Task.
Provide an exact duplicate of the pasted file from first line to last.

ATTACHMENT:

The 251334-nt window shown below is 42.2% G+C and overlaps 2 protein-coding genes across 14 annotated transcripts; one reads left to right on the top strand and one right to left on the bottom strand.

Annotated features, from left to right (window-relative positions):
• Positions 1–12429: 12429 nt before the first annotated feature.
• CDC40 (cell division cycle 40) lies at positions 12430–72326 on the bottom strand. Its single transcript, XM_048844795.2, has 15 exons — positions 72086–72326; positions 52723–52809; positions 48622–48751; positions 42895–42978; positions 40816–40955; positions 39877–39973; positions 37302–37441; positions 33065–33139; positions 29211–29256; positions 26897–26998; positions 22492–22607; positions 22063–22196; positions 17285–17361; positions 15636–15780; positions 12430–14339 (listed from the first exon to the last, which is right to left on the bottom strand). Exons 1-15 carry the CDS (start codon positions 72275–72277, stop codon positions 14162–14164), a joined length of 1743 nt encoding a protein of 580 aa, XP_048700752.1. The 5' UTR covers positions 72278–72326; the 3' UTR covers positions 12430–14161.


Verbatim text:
The 251334-nt window shown below is 42.2% G+C and overlaps 2 protein-coding genes across 14 annotated transcripts; one reads left to right on the top strand and one right to left on the bottom strand.

Annotated features, from left to right (window-relative positions):
• Positions 1–12429: 12429 nt before the first annotated feature.
• CDC40 (cell division cycle 40) lies at positions 12430–72326 on the bottom strand. Its single transcript, XM_048844795.2, has 15 exons — positions 72086–72326; positions 52723–52809; positions 48622–48751; positions 42895–42978; positions 40816–40955; positions 39877–39973; positions 37302–37441; positions 33065–33139; positions 29211–29256; positions 26897–26998; positions 22492–22607; positions 22063–22196; positions 17285–17361; positions 15636–15780; positions 12430–14339 (listed from the first exon to the last, which is right to left on the bottom strand). Exons 1-15 carry the CDS (start codon positions 72275–72277, stop codon positions 14162–14164), a joined length of 1743 nt encoding a protein of 580 aa, XP_048700752.1. The 5' UTR covers positions 72278–72326; the 3' UTR covers positions 12430–14161.